# Rules in this file were initially inferred by Visual Studio IntelliCode from the NetEscapades.AspNetCore.SecurityHeaders codebase based on best match to current usage at 16/11/2018
# You can modify the rules from these initially generated values to suit your own policies
# You can learn more about editorconfig here: https://docs.microsoft.com/en-us/visualstudio/ide/editorconfig-code-style-settings-reference
#Core editorconfig formatting - indentation
#use soft tabs (spaces) for indentation
indent_style = space
#Formatting - indentation options
#indent switch case contents.
csharp_indent_case_contents = true
#indent switch labels
csharp_indent_switch_labels = true
#Formatting - new line options
#require braces to be on a new line for types, object_collection, methods, control_blocks, and lambdas (also known as "Allman" style)
csharp_new_line_before_open_brace = types, object_collection, methods, control_blocks, lambdas
#Formatting - organize using options
#sort System.* using directives alphabetically, and place them before other usings
dotnet_sort_system_directives_first = true
#Style - qualification options
#prefer fields not to be prefaced with this. or Me. in Visual Basic
dotnet_style_qualification_for_field = false:suggestion
#prefer methods not to be prefaced with this. or Me. in Visual Basic
dotnet_style_qualification_for_method = false:suggestion
#prefer properties not to be prefaced with this. or Me. in Visual Basic
dotnet_style_qualification_for_property = false:suggestion
One of the really nice things about this file is the annotations describing what the fields do. Some of the names can be pretty obscure. Unfortunately if want to add any extra rules, you're left having to trawl through the documentation to find what you want.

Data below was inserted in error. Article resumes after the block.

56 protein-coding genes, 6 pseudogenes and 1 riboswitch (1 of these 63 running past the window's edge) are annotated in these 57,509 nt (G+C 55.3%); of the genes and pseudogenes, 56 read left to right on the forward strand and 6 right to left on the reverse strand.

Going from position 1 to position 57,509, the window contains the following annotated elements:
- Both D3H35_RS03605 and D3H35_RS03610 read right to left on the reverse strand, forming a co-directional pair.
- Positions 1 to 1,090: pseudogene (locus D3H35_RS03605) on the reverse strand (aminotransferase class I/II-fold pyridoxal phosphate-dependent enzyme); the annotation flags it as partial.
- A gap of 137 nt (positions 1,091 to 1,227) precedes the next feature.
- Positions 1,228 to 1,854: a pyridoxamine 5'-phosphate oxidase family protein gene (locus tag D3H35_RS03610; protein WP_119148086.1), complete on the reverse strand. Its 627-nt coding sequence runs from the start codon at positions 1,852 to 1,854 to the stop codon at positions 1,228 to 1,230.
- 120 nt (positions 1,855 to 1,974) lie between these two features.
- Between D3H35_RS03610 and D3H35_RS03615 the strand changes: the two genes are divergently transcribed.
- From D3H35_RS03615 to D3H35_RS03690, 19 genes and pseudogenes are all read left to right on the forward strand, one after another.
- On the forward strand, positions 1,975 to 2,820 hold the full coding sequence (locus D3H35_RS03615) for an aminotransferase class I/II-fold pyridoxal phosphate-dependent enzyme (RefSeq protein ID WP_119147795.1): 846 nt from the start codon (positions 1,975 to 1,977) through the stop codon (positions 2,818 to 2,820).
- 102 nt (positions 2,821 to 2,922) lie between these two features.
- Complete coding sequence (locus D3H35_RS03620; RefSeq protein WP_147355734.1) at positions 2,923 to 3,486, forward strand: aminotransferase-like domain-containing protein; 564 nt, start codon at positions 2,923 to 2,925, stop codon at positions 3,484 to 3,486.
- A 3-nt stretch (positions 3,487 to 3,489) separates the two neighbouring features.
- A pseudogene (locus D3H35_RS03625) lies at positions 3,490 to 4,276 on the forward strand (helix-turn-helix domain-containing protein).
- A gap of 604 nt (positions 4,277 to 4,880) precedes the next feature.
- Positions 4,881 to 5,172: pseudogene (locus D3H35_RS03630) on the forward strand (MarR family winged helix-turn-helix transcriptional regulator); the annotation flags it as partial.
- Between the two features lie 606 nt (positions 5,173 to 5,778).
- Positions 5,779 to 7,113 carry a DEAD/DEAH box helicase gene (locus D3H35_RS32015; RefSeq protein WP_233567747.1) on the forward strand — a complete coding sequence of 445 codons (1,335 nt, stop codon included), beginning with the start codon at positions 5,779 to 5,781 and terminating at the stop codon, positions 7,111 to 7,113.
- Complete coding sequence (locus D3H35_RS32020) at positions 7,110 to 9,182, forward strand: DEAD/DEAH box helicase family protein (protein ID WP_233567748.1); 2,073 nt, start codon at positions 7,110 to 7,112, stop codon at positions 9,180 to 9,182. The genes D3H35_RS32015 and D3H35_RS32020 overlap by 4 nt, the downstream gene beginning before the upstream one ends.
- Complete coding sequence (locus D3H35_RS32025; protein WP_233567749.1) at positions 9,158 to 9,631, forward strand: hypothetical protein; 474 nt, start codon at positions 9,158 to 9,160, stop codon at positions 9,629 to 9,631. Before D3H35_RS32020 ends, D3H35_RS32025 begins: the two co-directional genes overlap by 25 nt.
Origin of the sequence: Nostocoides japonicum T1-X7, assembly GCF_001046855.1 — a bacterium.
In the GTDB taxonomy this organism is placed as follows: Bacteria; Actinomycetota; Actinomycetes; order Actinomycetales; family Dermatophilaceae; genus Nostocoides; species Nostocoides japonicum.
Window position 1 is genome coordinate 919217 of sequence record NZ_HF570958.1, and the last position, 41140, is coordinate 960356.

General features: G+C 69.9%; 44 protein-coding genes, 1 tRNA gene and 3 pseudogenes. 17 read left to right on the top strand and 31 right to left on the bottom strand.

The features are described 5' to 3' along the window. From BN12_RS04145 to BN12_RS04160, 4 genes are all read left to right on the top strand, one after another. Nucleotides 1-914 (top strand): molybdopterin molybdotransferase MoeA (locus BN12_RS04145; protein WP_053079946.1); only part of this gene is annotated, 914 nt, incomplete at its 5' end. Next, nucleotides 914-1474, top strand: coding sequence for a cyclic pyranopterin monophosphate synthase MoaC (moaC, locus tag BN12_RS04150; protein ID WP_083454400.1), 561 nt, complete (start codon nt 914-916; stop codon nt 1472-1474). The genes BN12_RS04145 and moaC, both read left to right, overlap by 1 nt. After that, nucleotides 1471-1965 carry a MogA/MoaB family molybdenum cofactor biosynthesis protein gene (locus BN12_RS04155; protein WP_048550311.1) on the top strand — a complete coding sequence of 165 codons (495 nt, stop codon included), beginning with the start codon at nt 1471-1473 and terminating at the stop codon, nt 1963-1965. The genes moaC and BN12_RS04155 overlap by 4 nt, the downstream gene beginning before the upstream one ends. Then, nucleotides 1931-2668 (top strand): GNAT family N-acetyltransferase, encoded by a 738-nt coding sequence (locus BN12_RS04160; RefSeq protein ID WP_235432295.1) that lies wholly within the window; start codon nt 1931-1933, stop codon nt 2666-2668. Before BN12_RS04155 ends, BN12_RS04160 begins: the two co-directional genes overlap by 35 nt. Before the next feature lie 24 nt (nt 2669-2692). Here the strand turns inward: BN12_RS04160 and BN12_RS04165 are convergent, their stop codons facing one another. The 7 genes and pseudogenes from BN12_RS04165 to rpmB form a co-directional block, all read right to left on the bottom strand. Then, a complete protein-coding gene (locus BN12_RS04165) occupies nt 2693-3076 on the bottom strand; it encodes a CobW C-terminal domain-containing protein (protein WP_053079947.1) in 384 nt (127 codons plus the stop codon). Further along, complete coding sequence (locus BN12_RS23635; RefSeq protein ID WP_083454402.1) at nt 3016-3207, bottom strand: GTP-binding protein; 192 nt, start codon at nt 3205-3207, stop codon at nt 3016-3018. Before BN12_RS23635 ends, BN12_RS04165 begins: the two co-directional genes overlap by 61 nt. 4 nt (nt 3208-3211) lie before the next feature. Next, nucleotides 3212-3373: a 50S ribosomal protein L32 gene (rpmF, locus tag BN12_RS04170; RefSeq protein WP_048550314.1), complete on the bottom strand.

To help tweak the .editorconfig I decided to install one more extension, the EditorConfig Language Service.
Installing the EditorConfig Language Service
The EditorConfig Language Service is a Visual Studio extension by the prolific Mads Kristensen. It puts your Visual Studio editor on steroids for .editorconfig files! Install the extension from Tools > Extensions and Updates, restart Visual Studio again, and you'll be good to go.
The key feature I was after is IntelliSense for .editorconfig. Now when you start typing you'll get the classic Visual Studio completion list, with all the options available, as well as a clear description of what it does.
It includes a bunch of other nice-to-haves like auto-formatting your code when you type
Ctrl+K,D to line up all the
csharp_space_between_method_declaration_parameter_list_parentheses = false
csharp_preserve_single_line_blocks = true : warning
dotnet_style_qualification_for_field = false : suggestion
dotnet_style_qualification_for_method = false : suggestion
dotnet_style_qualification_for_property = false : suggestion
Overall, definitely worth installing, even if you only use it once!
I think I might try generating .editorconfig files for a bunch of my different projects, and see how they compare. Anything that takes the hassle out of having to create one manually, or making a million and one tiny decisions!
In this post I showed how to install the experimental IntelliCode extension in Visual Studio. This extension is able to automatically generate an EditorConfig file from your project's code, so that the rules reflect the styles you're already using. If it works for your code base, then this seems like a great way to set a baseline for an existing code base, that you can then migrate gradually towards a more consistent style.